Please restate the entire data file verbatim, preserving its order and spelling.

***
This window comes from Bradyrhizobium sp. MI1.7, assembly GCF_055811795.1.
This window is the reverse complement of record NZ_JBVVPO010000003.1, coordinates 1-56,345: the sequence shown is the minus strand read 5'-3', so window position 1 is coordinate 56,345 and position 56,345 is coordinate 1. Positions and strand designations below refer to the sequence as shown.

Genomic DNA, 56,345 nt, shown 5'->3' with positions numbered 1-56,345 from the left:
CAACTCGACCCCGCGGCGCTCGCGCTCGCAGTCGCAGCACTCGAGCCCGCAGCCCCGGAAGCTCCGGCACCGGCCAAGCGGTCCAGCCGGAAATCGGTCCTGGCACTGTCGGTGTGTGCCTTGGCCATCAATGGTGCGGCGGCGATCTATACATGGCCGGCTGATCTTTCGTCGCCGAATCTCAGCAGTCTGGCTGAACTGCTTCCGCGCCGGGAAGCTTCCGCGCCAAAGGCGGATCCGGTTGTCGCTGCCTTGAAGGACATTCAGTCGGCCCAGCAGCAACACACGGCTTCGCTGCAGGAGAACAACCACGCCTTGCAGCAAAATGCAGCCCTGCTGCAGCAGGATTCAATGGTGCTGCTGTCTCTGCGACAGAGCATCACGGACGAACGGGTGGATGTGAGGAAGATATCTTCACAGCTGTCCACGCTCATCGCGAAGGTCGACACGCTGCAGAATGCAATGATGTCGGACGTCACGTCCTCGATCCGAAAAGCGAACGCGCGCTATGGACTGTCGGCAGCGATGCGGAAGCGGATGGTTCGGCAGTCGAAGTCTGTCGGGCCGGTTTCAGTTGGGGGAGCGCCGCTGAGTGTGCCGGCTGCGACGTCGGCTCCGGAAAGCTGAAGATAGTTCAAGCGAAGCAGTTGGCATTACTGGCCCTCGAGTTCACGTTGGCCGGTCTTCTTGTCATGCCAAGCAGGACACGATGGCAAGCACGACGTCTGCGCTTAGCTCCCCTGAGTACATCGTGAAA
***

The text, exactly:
This window comes from Bradyrhizobium sp. MI1.7, assembly GCF_055811795.1.
This window is the reverse complement of record NZ_JBVVPO010000003.1, coordinates 1-56,345: the sequence shown is the minus strand read 5'-3', so window position 1 is coordinate 56,345 and position 56,345 is coordinate 1. Positions and strand designations below refer to the sequence as shown.

Genomic DNA, 56,345 nt, shown 5'->3' with positions numbered 1-56,345 from the left:
CAACTCGACCCCGCGGCGCTCGCGCTCGCAGTCGCAGCACTCGAGCCCGCAGCCCCGGAAGCTCCGGCACCGGCCAAGCGGTCCAGCCGGAAATCGGTCCTGGCACTGTCGGTGTGTGCCTTGGCCATCAATGGTGCGGCGGCGATCTATACATGGCCGGCTGATCTTTCGTCGCCGAATCTCAGCAGTCTGGCTGAACTGCTTCCGCGCCGGGAAGCTTCCGCGCCAAAGGCGGATCCGGTTGTCGCTGCCTTGAAGGACATTCAGTCGGCCCAGCAGCAACACACGGCTTCGCTGCAGGAGAACAACCACGCCTTGCAGCAAAATGCAGCCCTGCTGCAGCAGGATTCAATGGTGCTGCTGTCTCTGCGACAGAGCATCACGGACGAACGGGTGGATGTGAGGAAGATATCTTCACAGCTGTCCACGCTCATCGCGAAGGTCGACACGCTGCAGAATGCAATGATGTCGGACGTCACGTCCTCGATCCGAAAAGCGAACGCGCGCTATGGACTGTCGGCAGCGATGCGGAAGCGGATGGTTCGGCAGTCGAAGTCTGTCGGGCCGGTTTCAGTTGGGGGAGCGCCGCTGAGTGTGCCGGCTGCGACGTCGGCTCCGGAAAGCTGAAGATAGTTCAAGCGAAGCAGTTGGCATTACTGGCCCTCGAGTTCACGTTGGCCGGTCTTCTTGTCATGCCAAGCAGGACACGATGGCAAGCACGACGTCTGCGCTTAGCTCCCCTGAGTACATCGTGAAA